There was a dramatic jump in the number of people killed in motorcycle collisions in 2020 according to a provincial safety group.
According to statistics gathered by the Alberta Motorcycle Safety Society (AMSS), there were 21 motorcycle fatalities last year in the province. That’s up from 11 in 2019.
“To have a jump like that is heartbreaking,” AMSS president Liane Langlois said.
“A lot of collisions are absolutely within the control of the people involved.”
Langlois said at the start of the pandemic roads were empty, which may have changed driver behaviour.
“It kind of opened up the streets to be a bit of a speedway. A lot of the collisions that we saw were related to speed factors and loss of control and not paying attention for the rider,” she added. “All of those things. It just takes one tiny little thing for you to lose your focus on a bike and it can go all wrong for you.”
Langlois said 70 per cent of those 21 deadly incidents were single-vehicle crashes. Those tragic results mean the AMSS will be focusing on behaviour within their own community as they launch their annual campaign Sunday morning. It will include speakers from the Calgary police, EMS and the provincial government.
The AMSS also just launched a new safety podcast last month.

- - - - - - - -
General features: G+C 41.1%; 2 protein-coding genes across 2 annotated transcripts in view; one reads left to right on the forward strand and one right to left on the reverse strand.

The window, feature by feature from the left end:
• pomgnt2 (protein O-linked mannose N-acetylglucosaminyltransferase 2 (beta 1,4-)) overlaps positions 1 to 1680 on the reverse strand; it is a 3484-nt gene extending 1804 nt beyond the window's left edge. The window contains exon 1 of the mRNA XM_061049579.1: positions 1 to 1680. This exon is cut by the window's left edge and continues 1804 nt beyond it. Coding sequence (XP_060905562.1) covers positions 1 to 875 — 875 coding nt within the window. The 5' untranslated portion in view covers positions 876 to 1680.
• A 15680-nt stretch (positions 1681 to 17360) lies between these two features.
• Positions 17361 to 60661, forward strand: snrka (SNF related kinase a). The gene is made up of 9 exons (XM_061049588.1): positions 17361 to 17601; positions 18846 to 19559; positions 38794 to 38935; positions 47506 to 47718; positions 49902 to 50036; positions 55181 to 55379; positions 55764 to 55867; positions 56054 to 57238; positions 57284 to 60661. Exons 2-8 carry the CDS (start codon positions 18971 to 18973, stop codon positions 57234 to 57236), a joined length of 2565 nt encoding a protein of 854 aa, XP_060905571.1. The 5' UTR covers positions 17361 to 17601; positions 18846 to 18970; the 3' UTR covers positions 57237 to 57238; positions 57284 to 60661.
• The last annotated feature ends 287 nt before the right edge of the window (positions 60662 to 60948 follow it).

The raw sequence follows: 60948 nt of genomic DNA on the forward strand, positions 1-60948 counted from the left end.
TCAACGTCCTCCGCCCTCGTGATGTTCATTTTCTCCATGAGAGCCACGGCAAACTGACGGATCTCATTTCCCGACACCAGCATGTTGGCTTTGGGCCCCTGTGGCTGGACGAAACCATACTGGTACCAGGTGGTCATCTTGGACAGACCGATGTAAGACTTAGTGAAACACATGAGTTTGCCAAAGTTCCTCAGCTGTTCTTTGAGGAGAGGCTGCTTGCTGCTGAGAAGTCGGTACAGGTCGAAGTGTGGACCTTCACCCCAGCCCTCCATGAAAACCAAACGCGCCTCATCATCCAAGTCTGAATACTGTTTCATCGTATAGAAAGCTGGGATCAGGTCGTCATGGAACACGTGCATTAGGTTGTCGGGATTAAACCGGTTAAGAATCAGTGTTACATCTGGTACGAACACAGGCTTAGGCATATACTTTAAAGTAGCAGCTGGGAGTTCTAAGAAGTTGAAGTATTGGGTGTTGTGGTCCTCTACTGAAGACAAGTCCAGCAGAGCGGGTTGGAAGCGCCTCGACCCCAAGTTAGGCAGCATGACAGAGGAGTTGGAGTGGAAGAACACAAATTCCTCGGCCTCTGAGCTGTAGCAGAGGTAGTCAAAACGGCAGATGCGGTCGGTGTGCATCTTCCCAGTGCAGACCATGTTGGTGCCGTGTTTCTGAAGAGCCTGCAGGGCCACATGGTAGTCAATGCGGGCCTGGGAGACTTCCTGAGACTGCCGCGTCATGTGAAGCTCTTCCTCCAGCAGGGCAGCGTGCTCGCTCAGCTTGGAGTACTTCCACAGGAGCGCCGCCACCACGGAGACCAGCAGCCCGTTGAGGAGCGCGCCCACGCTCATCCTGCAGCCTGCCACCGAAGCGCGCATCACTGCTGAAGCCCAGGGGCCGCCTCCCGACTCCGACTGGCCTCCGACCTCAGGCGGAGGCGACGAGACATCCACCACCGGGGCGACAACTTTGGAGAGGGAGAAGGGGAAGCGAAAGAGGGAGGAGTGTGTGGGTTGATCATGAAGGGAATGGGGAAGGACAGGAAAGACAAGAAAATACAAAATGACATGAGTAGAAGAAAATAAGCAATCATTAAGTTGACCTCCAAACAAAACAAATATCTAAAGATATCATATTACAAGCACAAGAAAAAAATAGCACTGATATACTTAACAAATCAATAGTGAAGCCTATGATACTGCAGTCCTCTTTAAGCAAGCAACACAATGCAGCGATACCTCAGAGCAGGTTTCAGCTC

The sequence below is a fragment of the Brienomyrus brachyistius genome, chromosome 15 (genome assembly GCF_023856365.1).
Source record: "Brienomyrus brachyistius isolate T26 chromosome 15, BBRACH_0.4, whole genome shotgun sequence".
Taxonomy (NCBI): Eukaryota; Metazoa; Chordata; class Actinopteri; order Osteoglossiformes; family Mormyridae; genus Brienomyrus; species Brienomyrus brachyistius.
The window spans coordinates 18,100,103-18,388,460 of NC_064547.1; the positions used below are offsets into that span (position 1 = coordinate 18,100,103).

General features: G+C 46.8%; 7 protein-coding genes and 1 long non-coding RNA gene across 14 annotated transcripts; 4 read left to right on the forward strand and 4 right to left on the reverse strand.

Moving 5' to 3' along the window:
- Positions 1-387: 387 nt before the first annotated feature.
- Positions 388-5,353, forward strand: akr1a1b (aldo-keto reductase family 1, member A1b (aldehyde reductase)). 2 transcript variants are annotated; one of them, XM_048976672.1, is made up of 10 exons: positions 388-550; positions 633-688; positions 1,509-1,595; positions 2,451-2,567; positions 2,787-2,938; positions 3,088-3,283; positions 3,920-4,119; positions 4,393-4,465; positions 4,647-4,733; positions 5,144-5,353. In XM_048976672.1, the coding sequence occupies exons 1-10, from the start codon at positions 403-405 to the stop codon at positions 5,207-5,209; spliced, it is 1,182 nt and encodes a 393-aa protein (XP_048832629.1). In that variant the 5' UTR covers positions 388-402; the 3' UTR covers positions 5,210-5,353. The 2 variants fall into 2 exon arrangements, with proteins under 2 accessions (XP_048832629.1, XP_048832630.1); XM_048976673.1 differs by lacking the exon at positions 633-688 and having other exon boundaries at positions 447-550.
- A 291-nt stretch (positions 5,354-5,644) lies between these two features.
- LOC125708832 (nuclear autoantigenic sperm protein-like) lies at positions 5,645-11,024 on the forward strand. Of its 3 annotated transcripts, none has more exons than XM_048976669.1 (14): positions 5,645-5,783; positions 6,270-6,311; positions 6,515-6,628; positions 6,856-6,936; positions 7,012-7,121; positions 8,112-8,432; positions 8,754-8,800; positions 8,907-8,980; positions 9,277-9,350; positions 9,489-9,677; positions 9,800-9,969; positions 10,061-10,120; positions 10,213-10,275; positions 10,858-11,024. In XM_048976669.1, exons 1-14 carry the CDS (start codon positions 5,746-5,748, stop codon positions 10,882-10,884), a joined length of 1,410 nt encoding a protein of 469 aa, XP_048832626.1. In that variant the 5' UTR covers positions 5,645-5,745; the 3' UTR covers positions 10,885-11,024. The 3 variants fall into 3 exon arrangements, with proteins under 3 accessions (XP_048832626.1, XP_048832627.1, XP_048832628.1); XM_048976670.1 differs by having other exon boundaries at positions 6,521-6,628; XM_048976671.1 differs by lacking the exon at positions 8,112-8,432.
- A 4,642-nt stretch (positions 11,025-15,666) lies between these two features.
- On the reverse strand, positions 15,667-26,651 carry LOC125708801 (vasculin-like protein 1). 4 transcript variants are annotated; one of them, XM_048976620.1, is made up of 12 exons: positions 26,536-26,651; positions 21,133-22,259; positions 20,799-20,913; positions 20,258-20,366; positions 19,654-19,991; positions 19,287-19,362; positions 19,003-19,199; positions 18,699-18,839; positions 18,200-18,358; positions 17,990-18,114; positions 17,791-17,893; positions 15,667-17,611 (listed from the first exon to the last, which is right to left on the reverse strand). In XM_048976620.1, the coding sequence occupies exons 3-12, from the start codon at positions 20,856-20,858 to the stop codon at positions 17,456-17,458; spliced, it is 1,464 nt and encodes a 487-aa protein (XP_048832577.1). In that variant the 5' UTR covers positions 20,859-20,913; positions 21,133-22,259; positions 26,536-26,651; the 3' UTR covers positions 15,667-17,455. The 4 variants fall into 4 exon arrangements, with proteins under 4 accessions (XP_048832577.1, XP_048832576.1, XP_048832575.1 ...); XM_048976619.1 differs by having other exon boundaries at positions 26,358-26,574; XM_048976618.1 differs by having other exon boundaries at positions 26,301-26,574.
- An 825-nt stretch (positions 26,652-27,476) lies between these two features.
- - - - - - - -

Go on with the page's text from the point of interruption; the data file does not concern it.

Saturday marked the first day of Motorcycle Safety Awareness Month. It was also the first day of classes this season at Wheels Training Centre in southeast Calgary.
The excitement of the new riders was tempered by the horrible crash west of Calgary this past week.
“It makes me sick to my stomach,” John Deziel, a student of Wheels Training Centre, said. “Not only from a motorcycle standpoint, which is where I amt, but just the families who have lost a member — it’s heart-wrenching.”
On Monday, a head-on collision happened on Highway 1A between two motorcyclists. Two men were killed. Another rider was injured trying to steer clear.
Garry McConnell has been teaching motorcycle safety for nearly a quarter-century and is the owner of Wheels Training Centre. He warns his students that bikes can be invisible to drivers. His friend was killed by a truck making a left turn.
“It was very unfortunate but that driver said to the police, ‘I didn’t see the bike,'” McConnell said.
Another memory he can’t shake is witnessing a fellow rider being struck and injured while stopped at a train crossing.
“The fellow behind us who was not part of our group, he had both feet down off his bike and he was lighting up a cigarette and a car came from behind and did not see him and rear-ended him. He literally flew over us and landed on the trunk of the car in front of us,” McConnell said.
McConnell said these tragedies reinforce his message to student riders to be hyper-alert, assume drivers don’t see you and don’t treat the roads like your personal race track.
“We teach how to be a smart and safer rider. Unfortunately, you will pay the ultimate price if you do something stupid like not looking left or right before going through an intersection,” McConnell said.